Sometimes hosting conversation blends with presenting or training. We look for opportunities to share our learning from communities and organizations about what helps to build healthy and resilient organizations and communities. We are able to share insights about key practices, such as conversation, inquiry and collective meaning-making. We help groups learn to reach new levels of working together, whether in  one-time meetings or large-scale systemic shifts.

Consulting/Hosting Communities of Practice
Conversation and creating spaces for co-creation for new futures are the beginning of the work. If we want different results, we have to make some new commitments. We are called to enter into a relationship with each other which has a clear focus on both action and learning. This is a community of practice. Communities of practice exist at different scale, linking people within a particular community or organization and linking people from different communities and organization. For communities of practice to really work, communities and organizations have to consciously commit themselves to new frameworks for action which are explicit, visible and transparent to all involved. Literally, we make the path by walking it and there are a lot of stumbles as well as leaps of faith along the way. The engagements that work best are the ones that allow us to work with a group over time.

Facilitation is similar to hosting. For us, the difference is that facilitation often works with the questions and needs that some one, usually organization leadership or a decision-making body, brings to a group of people. There may be a partial sharing of decision-making power, but almost always facilitation means working with a group of people to make their views, priorities and concerns a vital part of a change process.

Often those who are in positions of leadership need someone from outside their organization who can talk with them about transformational change. We help leaders think in new ways about their difficult questions, connect them with others with similar issues, and work with them to find new approaches and ideas.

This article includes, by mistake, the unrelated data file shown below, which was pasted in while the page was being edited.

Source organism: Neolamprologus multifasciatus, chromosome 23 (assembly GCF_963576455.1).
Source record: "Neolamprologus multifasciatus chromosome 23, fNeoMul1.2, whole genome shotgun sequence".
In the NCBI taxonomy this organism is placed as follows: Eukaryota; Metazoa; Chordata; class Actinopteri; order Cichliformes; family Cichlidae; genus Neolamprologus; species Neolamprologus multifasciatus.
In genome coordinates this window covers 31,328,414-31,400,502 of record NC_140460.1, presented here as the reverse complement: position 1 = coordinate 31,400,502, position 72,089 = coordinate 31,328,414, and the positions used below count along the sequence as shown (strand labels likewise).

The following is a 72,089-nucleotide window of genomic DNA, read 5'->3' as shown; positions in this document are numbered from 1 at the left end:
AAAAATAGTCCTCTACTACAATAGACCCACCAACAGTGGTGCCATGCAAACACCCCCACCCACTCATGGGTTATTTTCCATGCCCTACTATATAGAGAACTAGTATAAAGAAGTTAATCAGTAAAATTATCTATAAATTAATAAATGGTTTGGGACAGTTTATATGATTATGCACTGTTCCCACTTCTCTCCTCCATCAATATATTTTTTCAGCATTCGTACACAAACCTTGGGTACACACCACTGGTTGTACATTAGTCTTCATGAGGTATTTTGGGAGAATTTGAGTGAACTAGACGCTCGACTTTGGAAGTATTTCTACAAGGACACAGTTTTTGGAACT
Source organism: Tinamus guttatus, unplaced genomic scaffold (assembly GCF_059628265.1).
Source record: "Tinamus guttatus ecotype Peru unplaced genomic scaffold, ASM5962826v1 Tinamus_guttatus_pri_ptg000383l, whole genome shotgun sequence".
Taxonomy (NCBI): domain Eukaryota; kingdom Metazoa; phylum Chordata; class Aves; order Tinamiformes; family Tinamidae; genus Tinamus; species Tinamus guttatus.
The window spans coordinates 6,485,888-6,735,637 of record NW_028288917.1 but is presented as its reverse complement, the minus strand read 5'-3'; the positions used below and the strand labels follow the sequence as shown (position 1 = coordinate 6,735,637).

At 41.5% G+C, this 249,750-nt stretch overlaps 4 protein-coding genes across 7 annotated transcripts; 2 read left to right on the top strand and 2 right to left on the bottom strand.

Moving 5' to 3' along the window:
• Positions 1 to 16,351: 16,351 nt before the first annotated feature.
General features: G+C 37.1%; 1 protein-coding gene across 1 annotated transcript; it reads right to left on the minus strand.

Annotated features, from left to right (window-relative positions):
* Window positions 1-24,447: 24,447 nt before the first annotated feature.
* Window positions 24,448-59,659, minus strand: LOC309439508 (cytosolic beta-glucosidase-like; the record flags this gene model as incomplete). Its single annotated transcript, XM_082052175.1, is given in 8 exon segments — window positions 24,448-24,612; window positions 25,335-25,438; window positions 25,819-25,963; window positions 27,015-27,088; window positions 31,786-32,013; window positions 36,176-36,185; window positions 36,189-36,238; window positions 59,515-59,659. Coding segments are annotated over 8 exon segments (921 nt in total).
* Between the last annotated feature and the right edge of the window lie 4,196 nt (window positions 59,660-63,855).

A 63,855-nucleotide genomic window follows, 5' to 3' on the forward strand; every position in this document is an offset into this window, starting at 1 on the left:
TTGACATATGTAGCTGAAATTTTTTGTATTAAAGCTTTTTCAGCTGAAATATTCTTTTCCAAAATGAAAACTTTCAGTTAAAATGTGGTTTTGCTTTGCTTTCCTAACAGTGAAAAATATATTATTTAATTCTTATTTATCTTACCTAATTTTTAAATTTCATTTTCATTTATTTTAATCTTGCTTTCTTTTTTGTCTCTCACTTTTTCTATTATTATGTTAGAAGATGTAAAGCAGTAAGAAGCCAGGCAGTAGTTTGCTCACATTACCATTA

Social Change Book Club 5.0 
An independent gathering furthering learning on social change,
now in its fifth year.

on the third Monday of the month at 6:00 p.m.

Our home is Heine Bros. Coffee, 119 Chenoweth Lane, St Matthews. We are grateful for the hospitality.

Our April book is Practically Radical. William C. Taylor, founding editor of Fast Times, offers a new look at ways to shake things up and make positive change in difficult times. We are living through the age of disruption. You can't do big things if you're content with doing things a little better than everyone else or a little differently than how you did them before. In an era of hyper-competition and non-stop dislocation, the only way to stand out from the crowd is to stand for something special.

David Brooks, the New York Times columnist and bestselling authorhas long explored and explained the way we live. In our May book, The Social AnimalBrooks uses leading-edge discoveries in neuroscience and cognition to paint a surprisingly moving picture of how we can educate our emotions to lead richer lives.


The Social Change Book Club is now in its fifth year of monthly meetings. It is open to everyone who is interested in understanding, participating, leading, or supporting social change. Each month we select a book and get together to discuss. Selections rotate among three themes: social changes, how we work with others to make change happen, and the inner qualities needed to bring change into the world.
People just show up if they are interested--no RSVP, commitment, etc. It is great when people have read the book, but that is not a requirement to come and discuss.
We got this going because there is a lot to learn about how to make social change happen and people who are interested in changing the world need opportunities to share stories and experience community with others who care.

A complete list of the books from the Social Change Book Club since its beginning is available at the New Possibilities Associates website.